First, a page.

Took over from Blair on 27 June 2007. Began re-evaluating R2P: R2P should occur within an institutional framework. Support for UN reform key under Brown. Miliband: “To assert shared values is not enough. We must embody them in shared institutions” No active repudiation of British involvement in Afghanistan or Iraq. Judge withdrawal on the basis of facts “on the ground” But acknowledged that the British military is stretched too thin to be active in future conflicts. Tied further deployments to Afghanistan to commitments from other NATO countries.
Evolving consensus around a new test. Lord Malloch-Brown: 1) Are interventions rule based? 2) Are we willing to sustain them in the long-term? 3) Is there adequate burden sharing? 4) Will they actually curtail the loss of life? ▪ Not clear that either Iraq or Afghanistan would have met these criteria.
UK maintaining presence in Afghanistan; drawing down troops in Iraq. Initially pulled away from Bush; spurned the term “special relationship” Late push towards multilateralism heartened Brown administration. Maintained centrality of special relationship. Brown did not refer to the UK as bridge, however. Revived relationship under Obama More popular amongst British citizens than Bush. Obama a bit more reserved on connections to Brown.
Was believed that Brown would be more pro-European than Blair. In office, not so obvious this was the case. Favored further enlargement of the EU and opposed deepening (similar to Blair). Decision to sign Lisbon Treaty after others did was seen as problematic in Brussels. Made political sense domestically. Effectiveness in Brussels limited. Not seen as “likable” Referendum still required for euro adoption. Never occurred.
Humanitarian Intervention: 1) Formed an initial basis for entering Iraq and Afghanistan. 2) Iraq war made forays into other “failed states” (e.g. Burma and Zimbabwe) difficult. 3) Maintained under Brown but with a new emphasis on international institutions and a downplaying of hard power. Probably dead under the Con-Lib coalition Military forces are stretched too thinly. Liberals opposed Iraq war anyway.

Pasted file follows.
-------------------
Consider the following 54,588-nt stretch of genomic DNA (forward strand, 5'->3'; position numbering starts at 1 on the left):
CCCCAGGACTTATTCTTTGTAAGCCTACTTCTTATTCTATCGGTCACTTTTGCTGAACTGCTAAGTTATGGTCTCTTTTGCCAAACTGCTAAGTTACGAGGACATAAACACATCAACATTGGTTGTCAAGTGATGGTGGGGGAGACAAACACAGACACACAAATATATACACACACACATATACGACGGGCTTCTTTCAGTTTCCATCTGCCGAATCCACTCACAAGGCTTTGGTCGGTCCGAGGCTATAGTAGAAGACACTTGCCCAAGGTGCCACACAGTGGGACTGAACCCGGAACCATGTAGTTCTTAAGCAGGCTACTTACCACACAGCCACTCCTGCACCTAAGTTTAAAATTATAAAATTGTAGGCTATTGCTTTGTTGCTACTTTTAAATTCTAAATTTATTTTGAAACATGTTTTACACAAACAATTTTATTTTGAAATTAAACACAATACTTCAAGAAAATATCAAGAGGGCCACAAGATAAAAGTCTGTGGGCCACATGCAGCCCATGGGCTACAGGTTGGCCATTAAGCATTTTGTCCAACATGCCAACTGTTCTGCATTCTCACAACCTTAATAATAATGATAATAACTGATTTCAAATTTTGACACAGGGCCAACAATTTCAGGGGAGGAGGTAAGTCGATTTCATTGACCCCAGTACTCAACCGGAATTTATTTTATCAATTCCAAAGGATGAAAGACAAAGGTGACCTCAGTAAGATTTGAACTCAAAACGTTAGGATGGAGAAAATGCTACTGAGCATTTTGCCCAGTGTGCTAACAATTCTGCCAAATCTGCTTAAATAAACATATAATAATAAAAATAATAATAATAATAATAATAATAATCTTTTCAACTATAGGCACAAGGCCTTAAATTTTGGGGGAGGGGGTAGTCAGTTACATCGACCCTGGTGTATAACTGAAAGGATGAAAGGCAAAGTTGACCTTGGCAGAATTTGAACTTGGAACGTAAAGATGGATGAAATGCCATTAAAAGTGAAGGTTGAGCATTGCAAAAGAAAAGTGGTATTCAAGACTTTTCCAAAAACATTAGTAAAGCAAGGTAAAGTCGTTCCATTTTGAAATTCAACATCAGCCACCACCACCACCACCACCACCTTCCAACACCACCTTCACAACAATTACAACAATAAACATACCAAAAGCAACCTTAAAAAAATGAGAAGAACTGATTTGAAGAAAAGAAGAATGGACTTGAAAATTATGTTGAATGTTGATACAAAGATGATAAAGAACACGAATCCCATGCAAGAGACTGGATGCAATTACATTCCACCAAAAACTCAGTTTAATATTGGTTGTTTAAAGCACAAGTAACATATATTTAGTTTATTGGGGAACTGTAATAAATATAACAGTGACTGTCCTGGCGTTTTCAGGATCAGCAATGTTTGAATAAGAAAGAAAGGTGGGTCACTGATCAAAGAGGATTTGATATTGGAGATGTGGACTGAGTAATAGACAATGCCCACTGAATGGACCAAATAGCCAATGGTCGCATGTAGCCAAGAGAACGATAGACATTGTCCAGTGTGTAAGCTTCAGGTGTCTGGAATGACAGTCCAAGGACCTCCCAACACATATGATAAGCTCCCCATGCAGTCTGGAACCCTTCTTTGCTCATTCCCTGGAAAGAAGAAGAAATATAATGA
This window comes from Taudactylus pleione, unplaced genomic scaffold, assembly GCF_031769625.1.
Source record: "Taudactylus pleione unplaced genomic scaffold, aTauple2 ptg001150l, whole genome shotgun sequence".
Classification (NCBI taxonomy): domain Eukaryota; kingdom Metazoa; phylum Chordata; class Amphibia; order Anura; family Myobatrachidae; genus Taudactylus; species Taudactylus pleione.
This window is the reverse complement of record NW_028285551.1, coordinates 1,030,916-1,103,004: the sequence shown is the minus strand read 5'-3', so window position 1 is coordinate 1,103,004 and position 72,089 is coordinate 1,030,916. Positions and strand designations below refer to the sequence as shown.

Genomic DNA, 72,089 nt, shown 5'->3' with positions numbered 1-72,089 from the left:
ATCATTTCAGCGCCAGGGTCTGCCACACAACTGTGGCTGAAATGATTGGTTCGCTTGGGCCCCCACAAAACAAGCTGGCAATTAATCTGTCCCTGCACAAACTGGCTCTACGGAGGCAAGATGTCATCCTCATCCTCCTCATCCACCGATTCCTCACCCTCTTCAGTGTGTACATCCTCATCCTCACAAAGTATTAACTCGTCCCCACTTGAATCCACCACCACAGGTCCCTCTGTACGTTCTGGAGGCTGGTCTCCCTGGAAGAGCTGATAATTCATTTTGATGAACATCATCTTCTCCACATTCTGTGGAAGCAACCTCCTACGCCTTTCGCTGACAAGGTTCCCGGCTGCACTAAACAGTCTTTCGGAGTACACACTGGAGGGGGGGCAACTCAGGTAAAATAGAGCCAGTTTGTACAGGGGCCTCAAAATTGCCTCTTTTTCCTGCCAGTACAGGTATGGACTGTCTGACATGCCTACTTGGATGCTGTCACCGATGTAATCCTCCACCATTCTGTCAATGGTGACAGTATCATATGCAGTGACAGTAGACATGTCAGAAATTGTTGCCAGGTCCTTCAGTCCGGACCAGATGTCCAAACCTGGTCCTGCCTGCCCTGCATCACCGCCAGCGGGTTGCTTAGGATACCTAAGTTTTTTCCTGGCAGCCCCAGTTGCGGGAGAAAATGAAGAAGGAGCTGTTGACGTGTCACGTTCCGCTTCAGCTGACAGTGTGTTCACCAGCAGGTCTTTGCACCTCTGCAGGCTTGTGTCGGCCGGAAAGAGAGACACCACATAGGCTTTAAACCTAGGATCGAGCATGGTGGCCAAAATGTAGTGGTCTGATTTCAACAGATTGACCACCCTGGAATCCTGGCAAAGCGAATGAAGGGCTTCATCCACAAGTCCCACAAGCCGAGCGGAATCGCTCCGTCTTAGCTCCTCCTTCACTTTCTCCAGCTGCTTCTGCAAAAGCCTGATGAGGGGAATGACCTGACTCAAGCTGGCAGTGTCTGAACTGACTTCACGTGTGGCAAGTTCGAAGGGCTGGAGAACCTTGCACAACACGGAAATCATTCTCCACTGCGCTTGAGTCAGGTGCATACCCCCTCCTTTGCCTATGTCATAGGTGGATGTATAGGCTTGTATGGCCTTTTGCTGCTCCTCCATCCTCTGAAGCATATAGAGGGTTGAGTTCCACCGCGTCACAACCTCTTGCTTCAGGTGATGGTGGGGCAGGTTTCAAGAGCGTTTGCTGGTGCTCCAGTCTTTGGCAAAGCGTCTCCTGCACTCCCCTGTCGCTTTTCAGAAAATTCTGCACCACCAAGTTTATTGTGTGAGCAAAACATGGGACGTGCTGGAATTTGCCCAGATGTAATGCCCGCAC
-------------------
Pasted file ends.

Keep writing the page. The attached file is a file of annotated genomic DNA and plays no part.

Special Relationship 1) US changed tack and sought UN support for the Iraq war. 2) Bush did get involved in the Israeli-Palestine conflict. ▪ But late involvement limited influence. ▪ Blair was appointed Quartet envoy. 3) Blair arguably did push Bush on the issue of climate change.
Blair paid a much higher political price than Bush did for maintaining the relationship. Bush administration rhetoric did not help Blair’s political cause. Brown sought to maintain the relationship. Particularly after Obama took office. Re-evaluation of relationship occurring under Cameron. Cameron believes the relationship is special but should be re-evaluated. Clegg believes the UK should focus more on the EU.
Re-Orienting the UK 1) Blair’s bridge strategy failed; Iraq proved too big a bridge to cross. 2) Brown did not adopt this bridge discourse. ▪ But he was also not as warm towards the EU as was anticipated. 3) Brown did not really shift from Blair’s positions on the EU ▪ Did not push for euro entry Adoption of the euro unlikely under Lib-Con. Both favor a referendum before any power is shifted to Brussels. Liberal Democrats pro EU; Tories more euroskeptic.
Conclusions: Britain after Blair Readings: Dunleavy CH 16 and 17